• As happy as we were with the results, we do think CGF shares are now quite fully valued, having bounced +65% from their lows and our last entry point
  • We would consider lightening holdings in the mid $10’s
AMCOR (AMC) results were uneventful
  • Though AMC upgraded full year profit guidance, the upgrade was largely driven by non-operational factors and hence the shares gave back some recently achieved ground
  • The flexible division continues to do well and is benefiting from increased cost synergies born of the recent BEMIS acquisition however the rigid plastics business remains stagnant
  • Though an unexciting stock for now, we like the defensive nature of AMC’s business, and on a de-rated 15x earnings and 7%+ free cash flow yield we think the stock remains good value for patient investors.
Downer (DOW) results were disappointing
  • Cashflows were poor in the interim result and consequentially DOW net debt was materially higher than analyst expectations
  • That said, DOW expect cashflow conversion to improve to normal in the second half, and coupled with the likely asset sales expected imminently, we should expect to see a significantly de-geared DOW balance sheet by June year end
  • The simplification of DOW’s business to transport, utility and facilities management services is a good thing and will reduce capital intensity of the business and likely see a re-rating from its current valuation
  • We expect a successful sale of both Mining and Spotless Laundries to yield around $1bn in proceeds and for the stock to rebound back into the mid-high $7’s
  • In the mid $6’s we think the stock looks increasingly good value
IOOF (IFL) results are due this Tuesday
  • IFL have already largely pre-announced their interim profit figures, however investors have sold IFL down -15% from its highs on concerns relating to provisions made against ‘no advice’ following industry revelations at last year’s Royal Commission
  • Whilst we wouldn’t rule out a rise in potential provisions in the order of $100-150m, we would note that the sell-off has taken some $400m off the market value of IFL, leaving the stock now back on <12 2021 earnings and with a 6%+ fully-franked dividend yield
  • We believe that pending Tuesday’s results, IFL could be looking good value again in the mid-high $6 range

 

Observations from the past week

Port Hedland Iron Ore Exports plummet

The chart below shows the weekly iron ore export tonnage from major Pilbara port, Port Hedland in the7 days up until last Monday. The next data release is Tuesday this week for the previous 7 days.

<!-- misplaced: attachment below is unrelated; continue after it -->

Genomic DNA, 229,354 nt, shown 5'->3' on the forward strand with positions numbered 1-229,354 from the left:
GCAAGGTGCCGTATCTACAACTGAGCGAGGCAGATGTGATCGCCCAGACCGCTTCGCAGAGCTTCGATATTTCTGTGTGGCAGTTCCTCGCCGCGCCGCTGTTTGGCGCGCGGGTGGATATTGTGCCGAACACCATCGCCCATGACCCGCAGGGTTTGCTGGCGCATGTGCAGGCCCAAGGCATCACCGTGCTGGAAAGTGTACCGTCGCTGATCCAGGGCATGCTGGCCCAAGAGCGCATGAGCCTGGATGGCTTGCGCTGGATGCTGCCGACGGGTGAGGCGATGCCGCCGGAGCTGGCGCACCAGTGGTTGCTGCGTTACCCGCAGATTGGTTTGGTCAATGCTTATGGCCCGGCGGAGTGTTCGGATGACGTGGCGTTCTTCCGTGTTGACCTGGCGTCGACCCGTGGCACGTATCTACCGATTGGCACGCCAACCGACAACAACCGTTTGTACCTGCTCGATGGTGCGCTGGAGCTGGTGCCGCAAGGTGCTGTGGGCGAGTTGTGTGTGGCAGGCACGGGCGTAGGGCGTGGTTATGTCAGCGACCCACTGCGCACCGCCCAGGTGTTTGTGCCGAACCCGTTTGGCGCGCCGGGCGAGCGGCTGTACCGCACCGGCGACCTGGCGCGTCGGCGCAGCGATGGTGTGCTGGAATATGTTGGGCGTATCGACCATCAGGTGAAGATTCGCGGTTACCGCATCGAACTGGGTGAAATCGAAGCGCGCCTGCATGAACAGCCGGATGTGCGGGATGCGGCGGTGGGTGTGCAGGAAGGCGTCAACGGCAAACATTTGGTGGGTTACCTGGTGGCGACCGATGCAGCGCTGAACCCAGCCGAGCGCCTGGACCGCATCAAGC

You can see how export volumes collapsed to half their typical weekly volumes in early February in clear response to the major industrial restrictions in China post the outbreak of COVID-19 in late December.

Port Hedland is the major iron ore export port alongside Dampier and Cape Lambert and has a capacity of ~500mt – over half of Australia’s near 900mt of iron ore exported each year. BHP, Fortescue (FMG) and Hancock Prospecting (Roy Hill mine) are the major exporters from Port Hedland.

Should the virus impact continue to hamper typical Chinese construction activity then it is quite apparent that Australia’s iron ore companies, the country’s trade balance and ultimately, Australia’s long touted fiscal surplus seem at risk.

 

Looking ahead

Monday

Earnings from Brambles (BXB), QBE (QBE),

Tuesday

AU RBA Meeting minutes, US Empire Manufacturing (FEB), NAHB Housing Index (FEB), Earnings from BHP (BHP), IOOF (IFL), Coles (COL), APA (APA), Cochlear (COH)

Wednesday

AU Westpac Leading Index (JAN), AU Skilled Vacancies (JAN), Wage Price Index (Q$), US Housing Starts/Building Permits (JAN), Earnings from Stockland (SGP), Crown (CWN), Fortescue (FMG), Dominoes (DMP), Tabcorp (TAH), Webjet (WEB), Vocus (VOC), Wesfarmers (WES)

Thursday

AU Employment (JAN), US FOMC Meeting Minutes, US Philadelphia Fed Business Outlook (FEB), Earnings from Origin (ORG), QANTAS (QAN), Medibank (MPL), Domain (DG), Sydney Airport (SYD), Coca Cola Amatil (CCL), SANTOS (STO)

Friday

AU CBA Manufacturing & Service Sector PMI (FEB), US Markit Manufacturing & Service Sector PMI (FEB), Earnings from Link (LNK), Platinum (PTM), BWX (BWX)

Australian corporate reporting remains the domestic market focus with BHP leading the charge in what will again be a busy week.

Markets are equally looking for signs of a return to business as usual in China, though as of this weekend there is scant evidence in support of this.

I would suggest watching major China manufacturing play Foxconn as a good guide for the progress or not of returning back to business as usual since the company is the largest non-domestic private employer in China and a major manufacturer of Apple product.

Also, the flash February purchasing manager activity to be released globally on Friday will be the first sign investors get to see from companies as to their forward purchase intentions in the wake of COVID-19.

Australian employment numbers on Thursday will be scrutinised also.

 

 

For more information on the above please contact your Partners Wealth Group advisor directly or on 1800 333 143.

This information is general in nature and is provided by Partners Wealth Group. It does not take into account the objectives, financial situation or needs of any particular person. You need to consider your financial situation and needs before making any decisions based on this information.